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Following a number of threats against President Mauricio Macri and an incident last Friday that saw protesters hurl rocks at a government vehicle transporting the head of state, Security Minister Patricia Bullrich announced that the President’s security would be tightened. His vehicle will be fortified and individuals who threaten government officials will face legal proceedings.

Bullrich spoke to América TV on Sunday and revealed plans for a fortified vehicle to safely transport the President. The Mercedes-Benz Vito will be ready in September, she said. For the time being the President will be transported in a fortified vehicle courtesy of the Federal Police.

Macri was accompanied by Buenos Aires Province Governor María Eugenia Vidal to announce public works in Mar del Plata, Buenos Aires Province, last Friday when a number of Argentines at the scene booed the public officials, throwing rocks and insults at the government vehicles transporting them as they left.

“Macri, basura, vos sos la dictadura” (“Macri, you’re garbage, you’re the dictatorship”) was one of the chants voicing discontent.

While speaking to América TV, Bullrich laid the blame for Friday’s incident on Argentines aligned with Kirchnerism: “Here we have a group affiliated with Kirchnerism, not Kirchnerism in the broad sense, but Kirchnerism as it pertains to the last President [Cristina Kirchner]. What this group does is switch the language of democracy with stone throwing, aggressive behavior and impeding the President wherever he goes by means of demonstrations.”

Regarding the threats Macri has received, Bullrich said, “As soon as the first threats started, we took a clear and consistent stance, investigating each and every one of them.” Yesterday, she told Clarín that, “People need to know that threats are not taken lightly, that we will find them and prosecute them if deemed necessary.”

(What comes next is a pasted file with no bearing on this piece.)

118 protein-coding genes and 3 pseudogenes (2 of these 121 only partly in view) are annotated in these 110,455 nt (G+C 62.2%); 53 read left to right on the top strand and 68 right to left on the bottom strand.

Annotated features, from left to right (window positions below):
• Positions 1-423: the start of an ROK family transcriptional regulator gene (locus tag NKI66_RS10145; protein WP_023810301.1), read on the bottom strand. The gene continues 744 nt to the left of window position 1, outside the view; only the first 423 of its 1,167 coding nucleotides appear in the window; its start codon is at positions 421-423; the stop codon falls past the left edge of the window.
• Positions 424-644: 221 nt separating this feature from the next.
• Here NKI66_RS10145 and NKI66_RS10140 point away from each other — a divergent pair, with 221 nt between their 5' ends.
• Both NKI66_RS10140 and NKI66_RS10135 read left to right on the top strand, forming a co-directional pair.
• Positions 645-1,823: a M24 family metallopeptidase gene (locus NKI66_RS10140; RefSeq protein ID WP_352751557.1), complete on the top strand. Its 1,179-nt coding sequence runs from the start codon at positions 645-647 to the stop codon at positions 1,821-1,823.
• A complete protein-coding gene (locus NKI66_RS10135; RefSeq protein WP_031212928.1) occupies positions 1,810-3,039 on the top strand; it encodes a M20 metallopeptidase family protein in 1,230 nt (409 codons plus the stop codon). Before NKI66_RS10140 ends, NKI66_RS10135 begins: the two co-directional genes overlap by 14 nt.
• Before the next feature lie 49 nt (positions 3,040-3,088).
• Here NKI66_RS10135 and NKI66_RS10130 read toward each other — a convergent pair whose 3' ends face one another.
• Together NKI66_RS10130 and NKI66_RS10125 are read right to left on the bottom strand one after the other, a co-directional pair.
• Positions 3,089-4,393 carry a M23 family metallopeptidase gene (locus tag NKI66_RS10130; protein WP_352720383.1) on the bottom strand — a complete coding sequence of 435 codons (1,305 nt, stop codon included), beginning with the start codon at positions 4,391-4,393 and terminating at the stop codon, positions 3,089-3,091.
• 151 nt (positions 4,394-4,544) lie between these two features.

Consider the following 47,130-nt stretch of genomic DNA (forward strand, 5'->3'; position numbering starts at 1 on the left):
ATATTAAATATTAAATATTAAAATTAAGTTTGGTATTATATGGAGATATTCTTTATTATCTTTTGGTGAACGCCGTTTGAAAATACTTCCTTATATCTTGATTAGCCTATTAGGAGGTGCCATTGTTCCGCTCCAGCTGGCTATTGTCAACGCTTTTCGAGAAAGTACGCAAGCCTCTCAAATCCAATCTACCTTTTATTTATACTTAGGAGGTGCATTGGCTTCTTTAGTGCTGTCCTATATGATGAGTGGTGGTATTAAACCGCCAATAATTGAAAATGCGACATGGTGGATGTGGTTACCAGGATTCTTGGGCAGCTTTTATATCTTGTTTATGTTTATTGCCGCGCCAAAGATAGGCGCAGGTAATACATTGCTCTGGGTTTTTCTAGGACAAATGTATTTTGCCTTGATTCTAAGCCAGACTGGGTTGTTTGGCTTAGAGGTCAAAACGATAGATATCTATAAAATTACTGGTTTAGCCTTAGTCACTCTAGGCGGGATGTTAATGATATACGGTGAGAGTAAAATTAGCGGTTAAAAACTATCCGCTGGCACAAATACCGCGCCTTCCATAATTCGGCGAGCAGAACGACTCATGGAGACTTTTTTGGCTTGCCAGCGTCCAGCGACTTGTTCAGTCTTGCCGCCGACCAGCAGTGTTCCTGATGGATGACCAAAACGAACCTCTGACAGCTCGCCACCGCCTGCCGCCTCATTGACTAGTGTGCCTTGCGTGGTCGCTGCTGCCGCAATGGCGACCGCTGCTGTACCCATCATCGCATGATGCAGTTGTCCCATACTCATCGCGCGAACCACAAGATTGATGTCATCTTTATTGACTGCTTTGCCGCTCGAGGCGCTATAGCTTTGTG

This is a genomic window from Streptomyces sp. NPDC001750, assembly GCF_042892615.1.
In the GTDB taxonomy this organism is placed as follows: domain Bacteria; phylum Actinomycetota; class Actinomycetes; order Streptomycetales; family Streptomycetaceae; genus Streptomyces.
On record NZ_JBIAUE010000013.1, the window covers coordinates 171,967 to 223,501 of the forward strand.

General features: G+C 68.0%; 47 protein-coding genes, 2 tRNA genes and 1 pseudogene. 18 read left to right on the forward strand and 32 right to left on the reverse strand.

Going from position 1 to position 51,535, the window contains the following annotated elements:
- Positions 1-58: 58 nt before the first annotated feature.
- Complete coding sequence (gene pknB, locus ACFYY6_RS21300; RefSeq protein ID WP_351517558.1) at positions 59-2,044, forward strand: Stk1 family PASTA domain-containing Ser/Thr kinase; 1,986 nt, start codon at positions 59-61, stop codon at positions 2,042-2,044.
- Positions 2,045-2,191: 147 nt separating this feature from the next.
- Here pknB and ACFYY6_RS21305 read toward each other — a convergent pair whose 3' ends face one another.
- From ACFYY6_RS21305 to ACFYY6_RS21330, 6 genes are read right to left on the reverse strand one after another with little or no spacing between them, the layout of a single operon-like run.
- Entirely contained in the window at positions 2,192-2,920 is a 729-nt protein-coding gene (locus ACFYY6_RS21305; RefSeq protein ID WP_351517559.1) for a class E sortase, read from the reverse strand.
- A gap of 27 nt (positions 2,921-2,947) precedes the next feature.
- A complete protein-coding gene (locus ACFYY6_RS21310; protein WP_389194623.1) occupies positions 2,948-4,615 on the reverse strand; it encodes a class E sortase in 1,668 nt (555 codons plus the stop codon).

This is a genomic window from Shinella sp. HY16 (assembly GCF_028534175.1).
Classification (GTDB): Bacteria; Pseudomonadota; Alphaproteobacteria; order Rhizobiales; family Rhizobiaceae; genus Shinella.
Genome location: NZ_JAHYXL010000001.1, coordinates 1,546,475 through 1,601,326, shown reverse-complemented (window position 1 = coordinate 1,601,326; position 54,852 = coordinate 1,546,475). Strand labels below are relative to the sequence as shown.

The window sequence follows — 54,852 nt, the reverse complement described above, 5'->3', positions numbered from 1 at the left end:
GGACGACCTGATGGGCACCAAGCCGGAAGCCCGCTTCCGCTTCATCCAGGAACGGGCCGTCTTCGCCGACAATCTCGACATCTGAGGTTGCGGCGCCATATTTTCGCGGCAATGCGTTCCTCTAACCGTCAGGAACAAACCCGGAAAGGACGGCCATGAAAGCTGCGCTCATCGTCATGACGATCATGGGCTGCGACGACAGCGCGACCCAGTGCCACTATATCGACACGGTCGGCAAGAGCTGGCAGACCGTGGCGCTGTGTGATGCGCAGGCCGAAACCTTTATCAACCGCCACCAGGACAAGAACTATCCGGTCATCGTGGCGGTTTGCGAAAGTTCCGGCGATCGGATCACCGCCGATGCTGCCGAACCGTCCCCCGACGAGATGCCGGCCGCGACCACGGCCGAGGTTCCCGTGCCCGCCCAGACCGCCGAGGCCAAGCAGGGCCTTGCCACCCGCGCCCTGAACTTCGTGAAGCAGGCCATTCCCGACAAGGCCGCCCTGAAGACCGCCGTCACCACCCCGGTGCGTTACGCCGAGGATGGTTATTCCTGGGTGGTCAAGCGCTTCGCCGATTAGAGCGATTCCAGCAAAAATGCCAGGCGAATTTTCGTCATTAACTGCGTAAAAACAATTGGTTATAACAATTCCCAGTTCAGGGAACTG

Clarín reports that thousands of 911 calls have been made regarding bomb threats and threats to politicians’ lives, including Macri’s, specifically. So far three people have been detained (and two released) for threats published on social media.

Despite the fact that measures are being taken to tighten security, Bullrich told Todo Noticias that these are more precautions to be taken. “I can’t confirm that there truly are people out there who are prepared to end the President’s life; what I am saying is that we don’t want to find ourselves in this kind of [volatile] political climate, we want calm and peace, and [protesters] can criticize in a peaceful way. When violent environments are formed, there is a potential for things to get out of hand and bad situations can become worse. I do not believe we are at that precipice.”

“Protesters are seeking to derail the current government into a situation where they can’t govern effectively, and we are not about to let that happen,” she added.

Some of the Macri administration’s more unpopular measures, such as the tarifazo (or utility bill hikes), have led many Argentines to take to the streets to voice their anger regarding their precarious finances. Macri generated further discontent last week when he spoke to BuzzFeed News and alleged he didn’t know how many Argentines were disappeared during the last military dictatorship. Human rights groups have declared the number of disappeared was 30,000. Negating that number is widely seen as an affront to the preservation of past and present human rights in Argentina.